Single Parent in China


Hi Jo, I am a black American female who is interested in teaching in Asia.I have been actively searching for an American female that lives in China to give me some feedback, so, needless to say, I am extremely happy that I ran across your blog.

My question is, is it feasible for a single black female to relocate to China with 2 toddlers as a teacher? My husband is not able to travel due to his profession and I have just recently started teaching and enjoy it. I have always wanted to travel to Asia and strangely enough, the lack of opportunities have depleted in the US has prompted me to think about moving with my children. also, would my children be able to adjust, they are 4 and 6?



First, thank you so much for reading my blog.  I want to say that Chinese society is not a world of convenience.  As an expat living in China no matter what country or color it can be a difficult and trying experience for that person.  Everything is slow and takes a lot of time to do or you just cannot do it at all.   Combine that with being Black American and having two children (two small children) it could be a living hell.

First, depending on what kind of teacher you want to be your hours could be extremely long and tiring. Plus you will usually have some extra activities you need to do for the school to help promote and advertise.  Depending on where you live your modern conveniences could be almost non existing, with the added fear of safety.  I don’t mean the safety due to crime, China is pretty safe in that aspect, I mean the safety of products.  China has a history of people developing fakes… from fake clothes, fake electronics… to fake rice and poisoned baby milk and foods.   There is a constant worry that maybe the food you buy is not real or safe to eat.

Second, you do not have the family to help you like the locals, therefore, you would have to hire a live- in Nanny or babysitter, which can be a bit pricey even for a foreigner that gets a higher salary than most. There is also the fact that you and your children cannot speak Chinese.  This will make it very hard for you and your children to adapt….I am not saying it is impossible; I am saying it is very, very hard.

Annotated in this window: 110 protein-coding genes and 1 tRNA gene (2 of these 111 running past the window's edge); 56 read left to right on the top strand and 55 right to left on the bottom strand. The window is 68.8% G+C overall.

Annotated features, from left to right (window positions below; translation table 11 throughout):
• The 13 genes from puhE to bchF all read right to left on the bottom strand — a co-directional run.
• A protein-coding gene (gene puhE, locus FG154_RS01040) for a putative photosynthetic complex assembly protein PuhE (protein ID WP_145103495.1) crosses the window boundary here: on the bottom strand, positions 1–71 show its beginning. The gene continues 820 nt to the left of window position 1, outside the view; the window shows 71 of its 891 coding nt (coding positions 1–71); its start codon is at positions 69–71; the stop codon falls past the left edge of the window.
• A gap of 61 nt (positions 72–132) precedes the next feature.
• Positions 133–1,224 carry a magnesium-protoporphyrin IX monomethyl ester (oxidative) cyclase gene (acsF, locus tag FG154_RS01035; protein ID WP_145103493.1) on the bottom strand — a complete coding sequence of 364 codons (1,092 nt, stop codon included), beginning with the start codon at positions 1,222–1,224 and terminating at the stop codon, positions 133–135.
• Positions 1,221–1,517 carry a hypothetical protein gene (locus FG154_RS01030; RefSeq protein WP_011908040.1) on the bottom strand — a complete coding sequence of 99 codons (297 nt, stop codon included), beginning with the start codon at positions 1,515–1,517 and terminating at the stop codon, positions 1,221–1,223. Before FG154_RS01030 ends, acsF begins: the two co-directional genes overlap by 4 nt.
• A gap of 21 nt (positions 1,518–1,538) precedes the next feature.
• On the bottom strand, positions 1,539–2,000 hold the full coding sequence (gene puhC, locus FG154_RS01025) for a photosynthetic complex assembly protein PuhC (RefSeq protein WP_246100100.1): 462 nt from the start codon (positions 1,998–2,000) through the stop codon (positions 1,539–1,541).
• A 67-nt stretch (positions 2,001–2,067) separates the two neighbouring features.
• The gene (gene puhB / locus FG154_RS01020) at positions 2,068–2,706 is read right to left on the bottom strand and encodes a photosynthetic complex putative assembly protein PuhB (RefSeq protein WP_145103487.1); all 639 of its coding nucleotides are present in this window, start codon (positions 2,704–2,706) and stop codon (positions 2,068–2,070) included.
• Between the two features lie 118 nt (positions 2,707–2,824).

To be a single parent in China is probably the as difficult as being handicapped in China.  You will be dealing with the color issue, the single parent issue, the foreigner issue and the language issue.  Honey, it could be a horrible experience if you are thin-skinned.  Your children will be poked, grabbed, stared at and pointed at the whole time they are here.  If you think that foreigners are a rarity, foreign children are even more rare.  So, it will really cause chaos when you are just walking down the street. Schooling will also be an issue.  Since they education system is so different here, your children maybe have a difficult time adjust to the preschools and Kindercare.

Another big issue are the hospitals, Chinese hospitals are not as efficient as Western hospitals and the children here do not get the proper immunizations. Due to the large amount of people here, you and your children will be exposed to sicknesses all the time.  The coughing and spitting that is constantly around and the santitary habits here leave a lot to be desired.  It can be a little bit difficult to avoid several sicknesses.   I can see how the bird flu and scars spread so easily and quickly over here.
But, although it is NOT something I would really recommend you do or that I would even do myself; if you really want to teach in China and you have the motivation, determination and patience to deal with the obstacles that you will have to face here and you feel your children will be able to handle the attention. Then pursue your dream. 

I am always a person that says follow your dreams and that nothing is impossible.  But be very, very careful; you do not want to be stranded in China with two toddlers. Make sure you have a job here first, a place to live and that the school will accept you have a family that you will bring with you. Make sure you have the proper visas and paperwork. Make sure your children are properly immunized, before you come and bring any children’s meds with you when you come.   I hope this helps. Good Luck.

until next time...


10 thoughts on “Single Parent in China

  1. C.S.